1946 — The Greeneville Sun reports that a “radio box factory” is coming to Greeneville.

1947 — Magnavox Company, based in Fort Wayne, Ind., opens plant, the company’s first in the South.

1947 — Company employs 150.

Late 1940s — Magnavox begins campaign to limit influence of labor unions by, among other activities, distributing flyers and firing those who tried to unionize.

1950 — Company employment reaches 500; local businessman drops anti-union leaflets over Greeneville.

1953 — First vote by Magnavox employees to unionize fails.

1955 — Majority of Magnavox voters approve International Union of Electrical Workers (I.U.E.) as main union representation.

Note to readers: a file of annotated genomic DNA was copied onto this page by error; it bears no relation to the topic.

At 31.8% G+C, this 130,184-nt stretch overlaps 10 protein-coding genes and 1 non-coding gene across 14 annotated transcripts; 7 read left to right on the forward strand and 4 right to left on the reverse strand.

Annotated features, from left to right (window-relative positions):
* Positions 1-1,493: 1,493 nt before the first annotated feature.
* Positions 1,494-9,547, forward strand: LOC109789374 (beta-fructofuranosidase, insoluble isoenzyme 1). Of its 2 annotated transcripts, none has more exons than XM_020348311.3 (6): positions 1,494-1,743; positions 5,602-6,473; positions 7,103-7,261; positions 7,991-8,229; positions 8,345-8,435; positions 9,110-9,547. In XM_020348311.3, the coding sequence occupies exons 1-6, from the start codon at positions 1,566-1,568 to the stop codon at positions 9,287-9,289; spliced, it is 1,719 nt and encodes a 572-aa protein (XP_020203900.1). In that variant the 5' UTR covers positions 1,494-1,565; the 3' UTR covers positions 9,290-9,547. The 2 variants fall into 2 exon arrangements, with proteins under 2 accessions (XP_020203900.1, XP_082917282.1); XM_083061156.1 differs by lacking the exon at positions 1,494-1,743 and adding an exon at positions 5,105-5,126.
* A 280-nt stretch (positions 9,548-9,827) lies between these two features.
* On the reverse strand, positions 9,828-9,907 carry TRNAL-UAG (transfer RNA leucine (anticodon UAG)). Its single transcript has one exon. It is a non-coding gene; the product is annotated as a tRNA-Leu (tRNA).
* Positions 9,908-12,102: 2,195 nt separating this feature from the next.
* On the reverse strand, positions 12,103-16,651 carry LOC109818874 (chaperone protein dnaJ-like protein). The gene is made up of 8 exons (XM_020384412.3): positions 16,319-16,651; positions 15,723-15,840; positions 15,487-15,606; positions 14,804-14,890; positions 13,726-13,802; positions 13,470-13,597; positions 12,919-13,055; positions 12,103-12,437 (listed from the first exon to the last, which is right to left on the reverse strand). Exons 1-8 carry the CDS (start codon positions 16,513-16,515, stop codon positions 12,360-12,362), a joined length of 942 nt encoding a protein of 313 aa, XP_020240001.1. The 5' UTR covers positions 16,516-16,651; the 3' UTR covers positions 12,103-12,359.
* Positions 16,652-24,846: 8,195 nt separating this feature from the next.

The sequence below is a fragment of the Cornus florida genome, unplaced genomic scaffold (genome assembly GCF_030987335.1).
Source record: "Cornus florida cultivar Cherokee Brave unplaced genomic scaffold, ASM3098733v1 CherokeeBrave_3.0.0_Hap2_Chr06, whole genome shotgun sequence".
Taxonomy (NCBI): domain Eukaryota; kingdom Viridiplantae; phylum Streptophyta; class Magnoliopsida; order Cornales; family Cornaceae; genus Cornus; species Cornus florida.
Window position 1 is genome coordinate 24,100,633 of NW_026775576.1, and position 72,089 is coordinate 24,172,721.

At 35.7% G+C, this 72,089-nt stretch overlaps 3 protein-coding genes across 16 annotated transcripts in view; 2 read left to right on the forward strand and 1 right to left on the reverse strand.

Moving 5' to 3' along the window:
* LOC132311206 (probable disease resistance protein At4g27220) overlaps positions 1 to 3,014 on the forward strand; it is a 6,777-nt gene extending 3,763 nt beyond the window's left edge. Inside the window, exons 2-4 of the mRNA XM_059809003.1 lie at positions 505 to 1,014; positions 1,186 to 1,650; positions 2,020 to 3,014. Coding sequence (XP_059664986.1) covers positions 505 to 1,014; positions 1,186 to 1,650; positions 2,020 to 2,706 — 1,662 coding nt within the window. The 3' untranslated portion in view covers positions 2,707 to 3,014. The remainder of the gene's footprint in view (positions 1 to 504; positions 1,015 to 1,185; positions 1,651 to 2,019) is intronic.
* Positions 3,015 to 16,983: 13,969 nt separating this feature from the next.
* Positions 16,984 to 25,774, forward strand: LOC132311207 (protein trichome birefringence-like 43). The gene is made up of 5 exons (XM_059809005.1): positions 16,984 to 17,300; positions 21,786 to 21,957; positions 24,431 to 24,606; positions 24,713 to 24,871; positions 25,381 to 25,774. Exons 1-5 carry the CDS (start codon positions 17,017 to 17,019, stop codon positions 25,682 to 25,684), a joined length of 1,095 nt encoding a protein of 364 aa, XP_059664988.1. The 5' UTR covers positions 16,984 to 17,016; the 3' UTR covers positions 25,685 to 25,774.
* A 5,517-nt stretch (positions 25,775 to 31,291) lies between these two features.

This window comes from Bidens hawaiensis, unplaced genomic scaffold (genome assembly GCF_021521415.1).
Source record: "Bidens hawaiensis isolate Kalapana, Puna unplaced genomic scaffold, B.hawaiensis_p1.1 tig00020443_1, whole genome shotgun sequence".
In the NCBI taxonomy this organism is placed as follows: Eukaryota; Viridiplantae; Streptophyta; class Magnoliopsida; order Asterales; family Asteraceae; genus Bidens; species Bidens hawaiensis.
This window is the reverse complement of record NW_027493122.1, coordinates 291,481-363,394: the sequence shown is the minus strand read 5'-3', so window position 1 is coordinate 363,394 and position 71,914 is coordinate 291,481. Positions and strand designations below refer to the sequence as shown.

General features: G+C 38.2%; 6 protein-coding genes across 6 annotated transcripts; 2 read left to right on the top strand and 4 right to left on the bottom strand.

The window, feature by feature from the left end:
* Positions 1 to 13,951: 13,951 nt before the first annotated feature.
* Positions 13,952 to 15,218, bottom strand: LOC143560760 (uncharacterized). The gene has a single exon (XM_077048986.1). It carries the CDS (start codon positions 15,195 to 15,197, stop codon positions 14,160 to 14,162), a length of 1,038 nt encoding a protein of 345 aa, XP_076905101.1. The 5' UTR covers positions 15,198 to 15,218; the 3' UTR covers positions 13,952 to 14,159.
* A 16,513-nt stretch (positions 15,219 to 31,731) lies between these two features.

Early 1960s — Dozens of workers strike for higher wages.

1972 — Employment tops 3,000.

1974 — Magnavox Company sells to international electronics giant N.V. Phillips, not long after the death of Frank Freeman, president and CEO of Magnavox.

1977 — Several employees strike for two weeks, also related to higher wages.

Late 1980s, Early 1990s — Employment begins to fluctuate and drop.

1997 — Philips sells Greeneville operation. Knoxville businessmen George N.B. and Charles S. White purchase “Plant 3.” It becomes Five Rivers Electronic Innovations.

2003 — I.U.E. gets a three-year contract extension with Five Rivers. Contract provides a 3 percent pay raise for employees each year.

2005 — Five Rivers declares bankruptcy. For the first time in nearly 60 years, there was no production from Magnavox, Philips or Five Rivers happening in Greeneville.